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Former Boston Mayoral Candidate Tito Jackson Reunites With His Biological Mother After Almost 50 Years

Former Boston Mayoral Candidate Tito Jackson Reunites With His Biological Mother After Almost 50 Years

This is a beautiful story.

Former Boston Mayoral Candidate Tito Jackson has reunited with his biological mother after almost 50 years, The Boston Globe reports. 

Jackson has long been a city servant, working as a former city councilor and running for mayor of Boston in 2017. After losing the race, he became introspective about his own life and where he comes from as an adopted child. He first became interested in his biological family as a sophomore in college after realizing he didn’t know much about his medical history. Since the beginning of his career as a public official, he has been open about his adoption. However, he only knew what little information he could glean from the adoption agency some years prior. 

In 2014 he revealed that his biological mother, Rachel E. Twymon, was just 13-years-old when she gave birth to him. He also shared that she was the victim of a sexual assault by two men at “White Ribbon Day,” an initiative that invites men and boys to solve violence against women. Jackson would often do work for adopted families in his community and constantly scanned the room to see if any older Black women looked like him. 

In 2018, Jackson decided to dig deeper into his background and quickly located his mother with the help of Marilyn Anderson Chase, a social worker at Boston Children’s Services. Chase was responsible for leading the effort in the 70s to get Black families to foster and adopt Black children and had placed Jackson with his adoptive parents Rosa and Herb Kwakuzulu Jackson. The couple fostered more than 50 children and adopted three, one of them being Jackson.

“When Herb and I first saw him, we looked at each other and said, ‘That’s him, that’s our son.’ He’s been a joy to us ever since,” Rosa Jackson said. She’s happy that her son has found his biological mother and is excited for them to reconnect. Jackson and Twymon first met at an Olive Garden in Dartmouth, Massachusetts. As soon as the two locked eyes, Twymon began sobbing, collapsing into Jackson’s arms as he comforted her while also crying.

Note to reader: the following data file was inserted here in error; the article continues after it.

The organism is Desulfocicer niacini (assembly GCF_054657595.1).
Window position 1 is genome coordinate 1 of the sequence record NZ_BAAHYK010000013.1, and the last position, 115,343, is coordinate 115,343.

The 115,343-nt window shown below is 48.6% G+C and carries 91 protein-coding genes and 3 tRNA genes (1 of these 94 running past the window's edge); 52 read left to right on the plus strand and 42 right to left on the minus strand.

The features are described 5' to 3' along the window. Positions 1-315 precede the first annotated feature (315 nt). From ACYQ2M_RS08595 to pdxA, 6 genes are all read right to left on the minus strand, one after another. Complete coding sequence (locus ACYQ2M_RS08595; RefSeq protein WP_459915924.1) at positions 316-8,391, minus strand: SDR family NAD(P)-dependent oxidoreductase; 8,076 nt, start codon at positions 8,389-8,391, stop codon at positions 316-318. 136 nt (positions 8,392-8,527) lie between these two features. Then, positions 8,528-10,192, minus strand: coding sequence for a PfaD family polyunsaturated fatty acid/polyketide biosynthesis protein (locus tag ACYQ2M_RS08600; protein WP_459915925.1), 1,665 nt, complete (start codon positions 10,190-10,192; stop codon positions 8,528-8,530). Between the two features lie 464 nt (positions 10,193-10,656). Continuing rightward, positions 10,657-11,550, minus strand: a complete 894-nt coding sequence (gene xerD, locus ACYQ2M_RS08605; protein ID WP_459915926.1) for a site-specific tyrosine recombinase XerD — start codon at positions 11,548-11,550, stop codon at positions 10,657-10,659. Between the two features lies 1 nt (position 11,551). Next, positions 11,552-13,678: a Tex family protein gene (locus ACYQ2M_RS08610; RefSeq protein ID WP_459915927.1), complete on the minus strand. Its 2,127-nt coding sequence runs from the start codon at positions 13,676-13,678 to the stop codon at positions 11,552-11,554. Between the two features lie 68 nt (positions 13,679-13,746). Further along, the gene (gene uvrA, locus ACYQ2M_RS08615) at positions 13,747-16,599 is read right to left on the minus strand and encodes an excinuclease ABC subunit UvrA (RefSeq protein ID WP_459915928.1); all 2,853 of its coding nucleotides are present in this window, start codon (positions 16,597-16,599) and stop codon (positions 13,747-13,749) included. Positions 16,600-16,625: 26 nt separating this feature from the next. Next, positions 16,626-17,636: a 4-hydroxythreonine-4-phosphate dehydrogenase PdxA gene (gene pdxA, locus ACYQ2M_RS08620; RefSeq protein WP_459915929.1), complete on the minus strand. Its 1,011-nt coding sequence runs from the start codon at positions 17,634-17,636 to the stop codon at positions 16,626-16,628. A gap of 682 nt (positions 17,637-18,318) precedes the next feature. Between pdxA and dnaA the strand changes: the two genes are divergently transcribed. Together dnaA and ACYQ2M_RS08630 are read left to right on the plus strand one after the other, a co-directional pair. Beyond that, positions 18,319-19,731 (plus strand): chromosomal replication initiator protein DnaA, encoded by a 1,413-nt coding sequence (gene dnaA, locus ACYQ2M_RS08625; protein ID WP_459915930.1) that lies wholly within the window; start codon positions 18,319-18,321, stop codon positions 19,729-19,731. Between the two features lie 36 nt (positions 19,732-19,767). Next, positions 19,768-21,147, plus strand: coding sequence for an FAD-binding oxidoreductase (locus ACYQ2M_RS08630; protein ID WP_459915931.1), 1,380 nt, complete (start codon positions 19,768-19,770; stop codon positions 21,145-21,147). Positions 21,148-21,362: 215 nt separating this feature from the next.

“I stayed as strong as I could for as long as I could. Nobody wanted to help me,” Twymon said.

Now, Jackson and Twymon are ready to publicly share their story, one with deep ties to Boston’s school desegregation history. Twymon’s story was previously captured in the Pulitzer Prize-winning book “Common Ground: A Turbulent Decade in the Lives of Three American Families” by J. Anthony Luka. Twymon said that during the 10 years Luka took researching the book, he never interviewed her once and got many things wrong about her story. The book also profiles Rachel L. Twymon, the matriarch of the family.

Jackson’s mother was a pregnant middle school student bused to Charlestown in 1975, where kids made fun of her and white residents threw bricks. Twymon said her birth was traumatic and that she could only hold Jackson for a short while before the nurses took him.

“He was a beautiful baby. He had beautiful curly hair...I had that baby. It was over. Nobody said another word about him until I was grown,” she told reporters.

Her teen years and early adulthood were spent trying to forget the painful experience. She struggled a lot and also endured a battle with addiction. As an adult, she sat on panels and spoke to reporters about her family’s story related to integration. In 2010, she lost one of her sons, Arthur C. Burton III, at 19. It wasn’t until 2012 that people began to ask Twymon about her own story, starting with an Emerson College student looking to work on a class play about the Twymon family. That experience inspired her to begin looking for the child she gave up for adoption, but she had nowhere to go and no one that supported her.

“How do you find a baby when you don’t know where to look? I knew I had a baby; I knew he was a boy,” Twymon said.

The two have crossed paths unbeknownst to either of them many times over the years, Twymon’s other son Michael joking during Jackson’s mayoral campaign that he hopes the “Black man running for mayor whose name is Tito Jackson...can dance.” Jackson has two brothers, Stevin Burton, 29, and Michael Newsome, 40, whom both resemble him though he is taller than them.

“This is a piece of my life that had been missing. There was a great deal of...trauma that I did not go through. There is a whole story of me that happened [long before now],” Jackson said.













Congratulations, Tito and Rachel! May this next journey together be your best yet.

Photo Courtesy of John Tlumacki/Globe Staff